Something that Prosthetic excels at is finding bands that are both extreme and palatable. Wormwitch aren’t really breaking any new ground, making anyone uncomfortable, or appeasing a certain niche. They are playing really solid modern progressive black metal with above average riffs and fantastic production. Wormwitch is not a band I would go out of my way to see (at this point in their career at least) but would be thrilled to see them on any lineup. Is Prosthetic Festival Filler a genre? Anyway, the core riff on “Disciple of the Serpent Star” touches on some modern angular death metal in a really pleasing way. There are some old school solos and folky interludes. I dig it! – Joaquin
It’s Dutch black metal, but it’s a far cry from the style of the Haeresis Noviomagi circle of bands (Lubbert Das, Iskandr, et al) which I’d come to associate with the country. This is the first I’ve heard from Laster, who play a decidedly more avantgarde style that probably warrants a reference to Ved Buens Ende, if only because I can’t think of anyone else using warbly clean vocals like this. They come off a bit more insane at times here, and alternate with a piercing shriek. The rest of the music can be loosely seperated into dynamic and hypnotic parts. The former flit back and forth between accessable rhythms and off-kilter ones, sometimes introducing oddly bouncy sections that add a “nightmare funhouse” kind of vibe. Interlude track “Ondersteboven” has all of that in a nutshell. The hypnotic parts, on the other hand, thrive on repetition, and offer some respite and time to let the dreamlike chaos sink in, but go on a little too long at times. All-out furious black metal bits like the opening of “Haat & Bonhemie” are the absolute exception. Anyone interested in the peculiar fringes of black metal should get on this if they’ve somehow missed the band until now. – Hans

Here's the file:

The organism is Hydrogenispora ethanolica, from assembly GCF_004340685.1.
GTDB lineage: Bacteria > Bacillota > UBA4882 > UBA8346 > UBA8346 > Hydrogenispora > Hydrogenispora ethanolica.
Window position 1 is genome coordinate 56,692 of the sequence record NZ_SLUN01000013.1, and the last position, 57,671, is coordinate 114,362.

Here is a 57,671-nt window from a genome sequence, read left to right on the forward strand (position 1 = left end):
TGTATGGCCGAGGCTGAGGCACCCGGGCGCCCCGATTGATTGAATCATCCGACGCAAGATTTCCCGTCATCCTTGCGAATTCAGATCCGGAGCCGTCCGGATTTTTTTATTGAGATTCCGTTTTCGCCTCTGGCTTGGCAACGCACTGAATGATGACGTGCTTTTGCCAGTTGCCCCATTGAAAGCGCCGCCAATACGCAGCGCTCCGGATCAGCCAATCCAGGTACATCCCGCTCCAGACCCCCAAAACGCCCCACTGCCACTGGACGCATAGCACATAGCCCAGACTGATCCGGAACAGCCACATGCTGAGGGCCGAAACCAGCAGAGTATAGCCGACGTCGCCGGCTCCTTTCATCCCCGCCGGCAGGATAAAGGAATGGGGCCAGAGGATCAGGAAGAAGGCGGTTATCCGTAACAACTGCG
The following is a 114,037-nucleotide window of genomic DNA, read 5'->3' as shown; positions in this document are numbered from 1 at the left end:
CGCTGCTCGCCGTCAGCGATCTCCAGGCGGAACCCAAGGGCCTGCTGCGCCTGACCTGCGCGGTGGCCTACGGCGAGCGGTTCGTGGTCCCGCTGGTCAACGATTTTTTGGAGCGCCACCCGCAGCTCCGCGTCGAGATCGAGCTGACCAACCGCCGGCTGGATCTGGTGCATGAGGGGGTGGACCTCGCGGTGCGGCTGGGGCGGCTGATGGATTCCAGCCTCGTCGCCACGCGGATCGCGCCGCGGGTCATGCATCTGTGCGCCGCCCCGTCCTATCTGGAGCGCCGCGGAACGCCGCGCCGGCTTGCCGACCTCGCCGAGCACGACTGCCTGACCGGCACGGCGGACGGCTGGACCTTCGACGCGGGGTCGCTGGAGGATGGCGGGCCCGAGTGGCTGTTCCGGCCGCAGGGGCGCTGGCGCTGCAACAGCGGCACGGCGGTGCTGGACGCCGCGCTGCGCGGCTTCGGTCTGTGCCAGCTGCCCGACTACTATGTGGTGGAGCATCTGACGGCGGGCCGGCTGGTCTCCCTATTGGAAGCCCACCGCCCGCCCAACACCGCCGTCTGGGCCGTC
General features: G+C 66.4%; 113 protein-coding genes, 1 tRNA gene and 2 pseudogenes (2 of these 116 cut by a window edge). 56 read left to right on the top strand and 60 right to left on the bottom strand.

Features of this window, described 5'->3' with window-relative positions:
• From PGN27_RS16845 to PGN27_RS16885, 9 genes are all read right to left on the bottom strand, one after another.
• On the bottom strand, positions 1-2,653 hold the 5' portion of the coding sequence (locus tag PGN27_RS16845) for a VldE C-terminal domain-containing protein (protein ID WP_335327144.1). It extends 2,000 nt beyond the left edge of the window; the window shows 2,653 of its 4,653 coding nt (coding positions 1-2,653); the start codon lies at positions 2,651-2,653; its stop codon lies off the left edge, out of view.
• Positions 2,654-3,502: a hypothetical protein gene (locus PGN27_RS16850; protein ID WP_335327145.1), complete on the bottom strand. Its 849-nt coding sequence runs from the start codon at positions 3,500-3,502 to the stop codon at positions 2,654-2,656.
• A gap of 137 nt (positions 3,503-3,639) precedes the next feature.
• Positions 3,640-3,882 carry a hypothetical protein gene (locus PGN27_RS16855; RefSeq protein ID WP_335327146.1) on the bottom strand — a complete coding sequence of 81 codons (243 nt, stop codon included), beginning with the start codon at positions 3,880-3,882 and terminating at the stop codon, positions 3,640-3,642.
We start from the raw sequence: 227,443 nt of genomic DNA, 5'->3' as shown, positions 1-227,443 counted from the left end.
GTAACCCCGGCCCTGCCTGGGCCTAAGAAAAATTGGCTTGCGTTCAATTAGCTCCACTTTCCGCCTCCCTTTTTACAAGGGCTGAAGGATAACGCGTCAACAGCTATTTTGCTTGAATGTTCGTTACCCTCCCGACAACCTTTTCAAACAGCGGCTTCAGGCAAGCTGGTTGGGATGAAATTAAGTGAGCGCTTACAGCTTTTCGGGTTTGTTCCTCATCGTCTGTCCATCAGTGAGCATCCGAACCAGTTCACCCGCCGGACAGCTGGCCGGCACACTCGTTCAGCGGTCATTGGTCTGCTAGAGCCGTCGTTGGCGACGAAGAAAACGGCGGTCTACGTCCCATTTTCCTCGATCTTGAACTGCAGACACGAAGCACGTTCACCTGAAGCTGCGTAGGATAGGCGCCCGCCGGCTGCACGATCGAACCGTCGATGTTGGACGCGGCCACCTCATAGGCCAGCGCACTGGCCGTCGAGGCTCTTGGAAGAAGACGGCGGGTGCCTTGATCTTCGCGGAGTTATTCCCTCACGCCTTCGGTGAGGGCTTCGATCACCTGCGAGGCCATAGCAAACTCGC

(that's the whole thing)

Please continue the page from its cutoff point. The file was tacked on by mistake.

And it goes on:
I know that at some point in the last decade I’ve listened to Whitechapel, but I couldn’t mouth a single riff if my life depended on it. I guess this is why The Valley hit me particularly hard; it’s full of memorable riffs, vocal melodies (yes, and they don’t suck!) and killer drum parts. It turns out Navene Koperweis played drums on the album, which explains a lot in the best possible way. The one thing I know some people might find complaints with is the more modern, digital-sounding guitar tone, which leans on the “meh” end of the spectrum. Other than that and a few cheesy lyrics I could make out, this thing’s a real surprise banger. In short: THIS SHIT GOOD. THIS SHIT REAL GOOD. – Moshito
I really wanted to write a longer piece for this album but I am finding it obnoxiously difficult to say much more than “I like these sounds”. I’ve been waiting for a new album from the prog metal dudes in East of the Wall since 2013 when my tastes were more closely aligned with this lighter side of the genre. Not a whole lot has changed from what I can remember, which is great. A little bit of that math-rock style with a touch of sludge and great choruses. It’s far from the most exciting album I’ve heard this year, but it makes for a great break from some noisier stuff so it will see its fair share of spins. “Non-Functional Harmony” is one my top tracks this year so far. – Joaquin
Hey you. Yeah YOU. Want to contribute to mini-reviews? Find an album you’ve dug (or not) that preferably hasn’t been reviewed on the blog yet and has been released recently (within the last few months, or year if you’re so inclined), write around 100-120 coherent words about it and send it to toiletminis[AT]gmail[DOT]com. Please include the album’s release date, title, label, a link to the band’s facebook (if they have one), another one to their bandcamp (or any other place to listen to/buy the album if they don’t have one) and any other information/links that you think are relevant and want to include.
Don’t do it for me. Do it for the ghost of the MasterLord.